The Oslo to Ski Railway Project

NSB Norway

By 2021, the journey time from the town of Ski in Oslo's commuter belt into the city centre will be halved to just 11 minutes.

The Follo line is Norway's largest transport project in recent history and will include the construction of the longest railway tunnel in the Nordic countries, and Norway's first twin-tube tunnel. Significant works have to take place on the approach to Oslo Central Station, as well as in Ski itself.

As Oslo's economic power grows, more jobs are being created in the city. Housing costs continue to rise, so satellite towns such as Ski are an attractive choice. A typical apartment can be as much as half the cost of a similar suburb in an inner Oslo suburb. As the project is expected to result in economic growth in and around Ski, it's probably a great time to buy property in the town.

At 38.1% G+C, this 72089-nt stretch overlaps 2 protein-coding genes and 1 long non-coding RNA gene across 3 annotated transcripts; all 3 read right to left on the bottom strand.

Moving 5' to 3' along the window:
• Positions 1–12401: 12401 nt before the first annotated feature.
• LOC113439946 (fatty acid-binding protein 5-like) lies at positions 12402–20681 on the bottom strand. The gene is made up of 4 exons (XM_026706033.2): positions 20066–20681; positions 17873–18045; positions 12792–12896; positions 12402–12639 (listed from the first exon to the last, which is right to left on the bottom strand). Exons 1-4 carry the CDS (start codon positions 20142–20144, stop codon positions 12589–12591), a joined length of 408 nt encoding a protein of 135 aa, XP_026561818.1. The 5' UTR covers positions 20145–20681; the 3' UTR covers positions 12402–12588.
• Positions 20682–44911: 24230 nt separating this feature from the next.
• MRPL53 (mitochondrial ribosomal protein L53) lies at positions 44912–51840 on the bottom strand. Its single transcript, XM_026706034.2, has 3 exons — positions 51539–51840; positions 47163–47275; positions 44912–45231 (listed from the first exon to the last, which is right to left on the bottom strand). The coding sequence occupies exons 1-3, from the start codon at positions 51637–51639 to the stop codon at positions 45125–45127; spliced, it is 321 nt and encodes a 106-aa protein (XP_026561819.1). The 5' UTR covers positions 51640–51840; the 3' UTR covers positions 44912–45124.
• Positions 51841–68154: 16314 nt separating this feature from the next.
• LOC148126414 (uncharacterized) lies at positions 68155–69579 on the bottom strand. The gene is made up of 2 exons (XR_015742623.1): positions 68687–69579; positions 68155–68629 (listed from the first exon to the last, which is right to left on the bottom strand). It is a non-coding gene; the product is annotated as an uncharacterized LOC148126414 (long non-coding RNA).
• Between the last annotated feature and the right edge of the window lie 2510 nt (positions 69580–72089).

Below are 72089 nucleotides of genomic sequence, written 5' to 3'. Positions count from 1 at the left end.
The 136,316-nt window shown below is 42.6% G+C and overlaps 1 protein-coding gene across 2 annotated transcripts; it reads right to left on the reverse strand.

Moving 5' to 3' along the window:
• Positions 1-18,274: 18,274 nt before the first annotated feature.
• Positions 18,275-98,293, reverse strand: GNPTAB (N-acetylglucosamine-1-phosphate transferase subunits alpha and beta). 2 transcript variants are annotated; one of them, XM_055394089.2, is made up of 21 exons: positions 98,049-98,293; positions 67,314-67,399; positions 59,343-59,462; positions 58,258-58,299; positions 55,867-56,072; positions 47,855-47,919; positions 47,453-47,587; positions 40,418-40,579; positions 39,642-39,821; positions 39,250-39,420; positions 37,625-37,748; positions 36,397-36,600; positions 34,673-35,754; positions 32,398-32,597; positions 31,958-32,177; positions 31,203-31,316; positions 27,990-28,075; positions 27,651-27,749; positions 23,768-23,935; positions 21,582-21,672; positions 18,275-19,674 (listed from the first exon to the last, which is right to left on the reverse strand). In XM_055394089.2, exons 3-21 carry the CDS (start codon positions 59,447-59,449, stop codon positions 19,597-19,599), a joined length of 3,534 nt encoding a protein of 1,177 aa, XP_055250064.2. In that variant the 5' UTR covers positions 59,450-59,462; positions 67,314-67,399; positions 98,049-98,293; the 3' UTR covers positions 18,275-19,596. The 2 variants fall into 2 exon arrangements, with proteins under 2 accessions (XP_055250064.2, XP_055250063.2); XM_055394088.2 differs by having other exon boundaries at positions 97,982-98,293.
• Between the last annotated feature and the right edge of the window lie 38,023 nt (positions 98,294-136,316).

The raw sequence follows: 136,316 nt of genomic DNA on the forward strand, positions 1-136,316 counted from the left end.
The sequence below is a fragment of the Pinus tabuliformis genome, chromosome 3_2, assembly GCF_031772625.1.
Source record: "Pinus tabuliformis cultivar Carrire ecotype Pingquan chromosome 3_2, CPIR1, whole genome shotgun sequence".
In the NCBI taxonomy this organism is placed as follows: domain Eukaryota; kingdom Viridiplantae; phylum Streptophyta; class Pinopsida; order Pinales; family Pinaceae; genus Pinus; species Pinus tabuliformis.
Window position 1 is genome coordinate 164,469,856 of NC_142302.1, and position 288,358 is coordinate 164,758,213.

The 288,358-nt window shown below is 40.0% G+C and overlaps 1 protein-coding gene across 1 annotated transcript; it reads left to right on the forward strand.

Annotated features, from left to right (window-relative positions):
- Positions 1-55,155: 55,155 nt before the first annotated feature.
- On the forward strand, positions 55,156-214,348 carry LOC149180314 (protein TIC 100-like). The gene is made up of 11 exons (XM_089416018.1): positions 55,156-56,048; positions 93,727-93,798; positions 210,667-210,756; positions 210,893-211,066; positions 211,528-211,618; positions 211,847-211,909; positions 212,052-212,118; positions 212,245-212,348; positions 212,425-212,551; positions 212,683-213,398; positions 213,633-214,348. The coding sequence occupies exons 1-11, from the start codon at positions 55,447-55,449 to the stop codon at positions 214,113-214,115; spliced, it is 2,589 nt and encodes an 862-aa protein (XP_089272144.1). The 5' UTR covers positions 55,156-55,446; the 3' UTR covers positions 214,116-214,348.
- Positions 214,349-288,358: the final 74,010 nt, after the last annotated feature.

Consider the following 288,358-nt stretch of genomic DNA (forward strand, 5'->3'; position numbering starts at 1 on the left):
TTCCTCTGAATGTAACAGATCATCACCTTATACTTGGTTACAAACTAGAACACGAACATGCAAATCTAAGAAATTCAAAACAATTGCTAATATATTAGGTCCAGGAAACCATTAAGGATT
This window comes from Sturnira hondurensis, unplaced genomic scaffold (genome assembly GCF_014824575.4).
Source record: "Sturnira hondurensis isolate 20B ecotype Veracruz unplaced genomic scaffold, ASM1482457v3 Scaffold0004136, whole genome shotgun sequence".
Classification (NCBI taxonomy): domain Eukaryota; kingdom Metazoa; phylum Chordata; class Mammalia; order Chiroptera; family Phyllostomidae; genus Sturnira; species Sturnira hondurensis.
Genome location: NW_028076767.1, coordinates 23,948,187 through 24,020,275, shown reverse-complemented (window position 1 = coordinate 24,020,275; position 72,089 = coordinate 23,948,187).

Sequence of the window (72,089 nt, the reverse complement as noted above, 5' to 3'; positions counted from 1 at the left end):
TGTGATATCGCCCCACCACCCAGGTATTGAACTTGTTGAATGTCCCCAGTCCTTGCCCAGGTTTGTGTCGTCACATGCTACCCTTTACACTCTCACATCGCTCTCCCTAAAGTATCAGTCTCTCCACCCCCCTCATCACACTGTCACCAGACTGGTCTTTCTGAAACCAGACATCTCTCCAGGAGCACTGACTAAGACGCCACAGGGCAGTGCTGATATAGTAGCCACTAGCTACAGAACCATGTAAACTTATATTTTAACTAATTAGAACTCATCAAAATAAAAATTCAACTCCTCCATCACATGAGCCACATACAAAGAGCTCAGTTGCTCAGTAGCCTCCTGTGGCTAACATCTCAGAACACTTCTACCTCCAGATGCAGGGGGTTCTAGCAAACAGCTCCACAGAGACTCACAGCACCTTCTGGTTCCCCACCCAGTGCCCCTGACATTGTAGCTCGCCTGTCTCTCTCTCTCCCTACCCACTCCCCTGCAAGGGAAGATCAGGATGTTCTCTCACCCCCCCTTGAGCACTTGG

Where is Ski?

Ski is a small town and municipality just 25km south of Oslo, around 15km east of Drøbak on the Oslofjord. Many of its 29,307 population work in Oslo. Ski Storsenter is one of the largest shopping malls south of Oslo, while agriculture is still important to the region. The largest number of non-Norwegians in the municipality come from Poland, closely followed by Sweden, Kosovo, Iraq, Pakistan, Denmark and Lithuania.

About the project

Scheduled to open in December 2021, the new 22km Follo line will run through two separate tunnels for most of the journey. Passenger capacity will increase significantly from the current options. The line will eventually be extended to Moss, 37km further south.

The project is a demanding one due to the existing infrastructure (including tunnels) and tight schedule. The Norwegian National Rail Administration (Jernbaneverket) has adopted best practice from the oil and gas industry to help meet the project goals.

Photo by Miroslav Volek

Norway Weekly Email Newsletter

You might like

About the Author: David Nikel

Originally from the UK, David now lives in Trondheim and was the original founder of Life in Norway back in 2011. He now works as a professional writer on all things Scandinavia.

Leave a Reply

Your email address will not be published. Required fields are marked *